A major review has found that more than a quarter (28 per cent) of people working for prominent charity Save the Children have encountered discrimination or harassment at work.
The far-reaching review into workplace culture at the not-for-profit organisation, which was first launched in February, has revealed that staff have suffered “gender harassment and unwanted sexual attention,” as well as “unwelcome touching in areas such as the waist,” and “disparaging comments.”
Further to the publication of the findings, the charity has said that it will work with its staff to tackle “workplace incivility,” by reviewing its organisational structure and operations.
The independent review, which was initially launched in the wake of shocking revelations regarding Save the Children’s handling of sexual misconduct claims against two former employees in previous years, was carried out by organisational ethics expert, Suzanne Shale.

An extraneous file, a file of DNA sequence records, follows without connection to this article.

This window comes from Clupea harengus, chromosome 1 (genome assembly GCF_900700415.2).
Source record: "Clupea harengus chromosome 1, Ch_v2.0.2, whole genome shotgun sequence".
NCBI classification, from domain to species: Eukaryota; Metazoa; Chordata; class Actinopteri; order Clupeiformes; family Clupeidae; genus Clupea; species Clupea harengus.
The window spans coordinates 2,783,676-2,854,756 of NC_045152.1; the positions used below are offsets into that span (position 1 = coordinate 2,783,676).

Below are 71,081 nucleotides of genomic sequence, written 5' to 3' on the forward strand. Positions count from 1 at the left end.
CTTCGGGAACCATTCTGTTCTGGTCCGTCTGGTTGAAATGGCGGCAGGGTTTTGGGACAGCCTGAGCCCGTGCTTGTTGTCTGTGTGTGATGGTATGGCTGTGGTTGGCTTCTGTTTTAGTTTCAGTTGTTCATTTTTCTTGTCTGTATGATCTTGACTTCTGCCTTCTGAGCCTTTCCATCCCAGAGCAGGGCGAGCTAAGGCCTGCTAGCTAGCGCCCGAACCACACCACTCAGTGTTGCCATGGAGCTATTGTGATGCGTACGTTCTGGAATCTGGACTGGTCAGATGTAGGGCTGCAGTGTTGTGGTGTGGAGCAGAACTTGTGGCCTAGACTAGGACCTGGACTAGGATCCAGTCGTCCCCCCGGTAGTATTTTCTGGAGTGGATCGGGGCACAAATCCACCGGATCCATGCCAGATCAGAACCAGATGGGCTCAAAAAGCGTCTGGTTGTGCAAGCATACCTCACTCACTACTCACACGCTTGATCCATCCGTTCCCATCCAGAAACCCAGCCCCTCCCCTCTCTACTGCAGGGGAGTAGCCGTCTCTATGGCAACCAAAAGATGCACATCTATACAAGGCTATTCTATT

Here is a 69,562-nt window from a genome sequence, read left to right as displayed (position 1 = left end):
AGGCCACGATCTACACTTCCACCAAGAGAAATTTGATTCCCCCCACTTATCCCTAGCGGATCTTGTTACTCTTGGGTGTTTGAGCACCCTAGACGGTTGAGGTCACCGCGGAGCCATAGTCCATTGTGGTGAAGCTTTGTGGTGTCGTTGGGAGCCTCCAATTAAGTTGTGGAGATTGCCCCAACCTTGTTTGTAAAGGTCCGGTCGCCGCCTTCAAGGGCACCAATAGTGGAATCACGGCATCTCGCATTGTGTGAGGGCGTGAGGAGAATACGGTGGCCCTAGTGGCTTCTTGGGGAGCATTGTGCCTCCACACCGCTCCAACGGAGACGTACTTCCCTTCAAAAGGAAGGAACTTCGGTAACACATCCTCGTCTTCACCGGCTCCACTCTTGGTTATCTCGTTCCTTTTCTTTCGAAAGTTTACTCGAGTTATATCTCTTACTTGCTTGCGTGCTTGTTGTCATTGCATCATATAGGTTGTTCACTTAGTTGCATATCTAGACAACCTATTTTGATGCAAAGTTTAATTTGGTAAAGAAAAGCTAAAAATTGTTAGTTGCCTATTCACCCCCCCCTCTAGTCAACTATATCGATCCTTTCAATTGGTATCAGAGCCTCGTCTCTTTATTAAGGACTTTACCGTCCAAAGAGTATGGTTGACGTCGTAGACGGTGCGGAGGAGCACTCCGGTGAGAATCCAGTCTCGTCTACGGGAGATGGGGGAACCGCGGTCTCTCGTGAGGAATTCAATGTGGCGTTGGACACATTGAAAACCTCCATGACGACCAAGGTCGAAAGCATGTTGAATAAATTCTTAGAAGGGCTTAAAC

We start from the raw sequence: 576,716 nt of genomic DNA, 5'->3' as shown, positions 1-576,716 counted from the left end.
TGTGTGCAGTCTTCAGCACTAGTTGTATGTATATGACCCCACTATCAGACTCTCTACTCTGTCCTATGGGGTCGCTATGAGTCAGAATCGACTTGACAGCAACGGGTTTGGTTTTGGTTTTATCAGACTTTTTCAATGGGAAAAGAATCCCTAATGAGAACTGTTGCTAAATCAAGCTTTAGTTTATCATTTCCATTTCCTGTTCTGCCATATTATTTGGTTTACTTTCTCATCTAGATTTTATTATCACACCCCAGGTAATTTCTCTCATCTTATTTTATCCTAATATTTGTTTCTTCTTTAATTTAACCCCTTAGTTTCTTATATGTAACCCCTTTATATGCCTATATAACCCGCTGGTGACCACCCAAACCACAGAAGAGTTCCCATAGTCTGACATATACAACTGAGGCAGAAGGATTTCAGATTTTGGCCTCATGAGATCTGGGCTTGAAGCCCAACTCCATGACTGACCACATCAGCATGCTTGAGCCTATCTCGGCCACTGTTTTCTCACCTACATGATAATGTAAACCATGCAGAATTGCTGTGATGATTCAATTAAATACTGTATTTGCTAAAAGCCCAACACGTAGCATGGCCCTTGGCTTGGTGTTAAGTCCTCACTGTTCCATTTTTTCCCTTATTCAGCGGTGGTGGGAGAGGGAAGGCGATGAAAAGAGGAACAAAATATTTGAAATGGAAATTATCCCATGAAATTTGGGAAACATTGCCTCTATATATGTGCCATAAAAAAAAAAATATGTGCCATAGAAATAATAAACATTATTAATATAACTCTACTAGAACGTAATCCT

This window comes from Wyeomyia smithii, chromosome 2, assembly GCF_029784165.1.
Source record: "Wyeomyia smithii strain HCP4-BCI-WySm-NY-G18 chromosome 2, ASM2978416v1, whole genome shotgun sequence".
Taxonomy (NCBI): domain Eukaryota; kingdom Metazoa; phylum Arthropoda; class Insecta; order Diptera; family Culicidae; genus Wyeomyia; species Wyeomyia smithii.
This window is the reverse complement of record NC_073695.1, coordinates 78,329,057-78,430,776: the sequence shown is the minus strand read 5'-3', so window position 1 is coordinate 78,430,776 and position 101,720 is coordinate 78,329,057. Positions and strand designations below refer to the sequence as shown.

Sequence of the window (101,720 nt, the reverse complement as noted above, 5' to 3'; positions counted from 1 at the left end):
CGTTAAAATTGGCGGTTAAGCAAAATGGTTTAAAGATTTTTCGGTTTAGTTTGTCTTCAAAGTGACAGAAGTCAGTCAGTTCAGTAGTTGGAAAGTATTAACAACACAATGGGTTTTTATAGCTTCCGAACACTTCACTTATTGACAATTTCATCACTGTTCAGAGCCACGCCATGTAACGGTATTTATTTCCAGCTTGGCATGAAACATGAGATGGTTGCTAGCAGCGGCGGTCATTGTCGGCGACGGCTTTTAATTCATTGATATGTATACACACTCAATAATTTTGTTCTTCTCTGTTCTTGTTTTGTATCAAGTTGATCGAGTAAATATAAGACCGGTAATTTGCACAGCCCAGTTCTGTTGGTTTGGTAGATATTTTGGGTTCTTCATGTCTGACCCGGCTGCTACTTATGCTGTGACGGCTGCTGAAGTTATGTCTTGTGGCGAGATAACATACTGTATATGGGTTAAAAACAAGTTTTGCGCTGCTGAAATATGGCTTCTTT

It included a survey of the charity’s workforce – in which 68 per cent of all of the organisation’s employees took part.
Despite the worrying findings in terms of discrimination and harassment, 91 per cent of respondents told the survey that they took pride in their work for Save the Children, while 89 per cent said that their colleagues were supportive.
However, commentators have said that the fact 28 per cent of staff feel they have been a victim of discrimination or harassment indicates that levels of such behaviour at Save the Children are similar to those in organisations such as the NHS – a very worrying finding indeed.
The review has laid out five recommendations as to how Save the Children can improve. These are:
- It should work collaboratively with staff on a comprehensive plan to reform the organisation.
- It must increase support for staff to reduce “workplace incivility”.
- It needs to increase diversity across the charity’s workforce and board.
- It should review its whistleblowing arrangements.
- It needs to ensure that its HR department is properly equipped.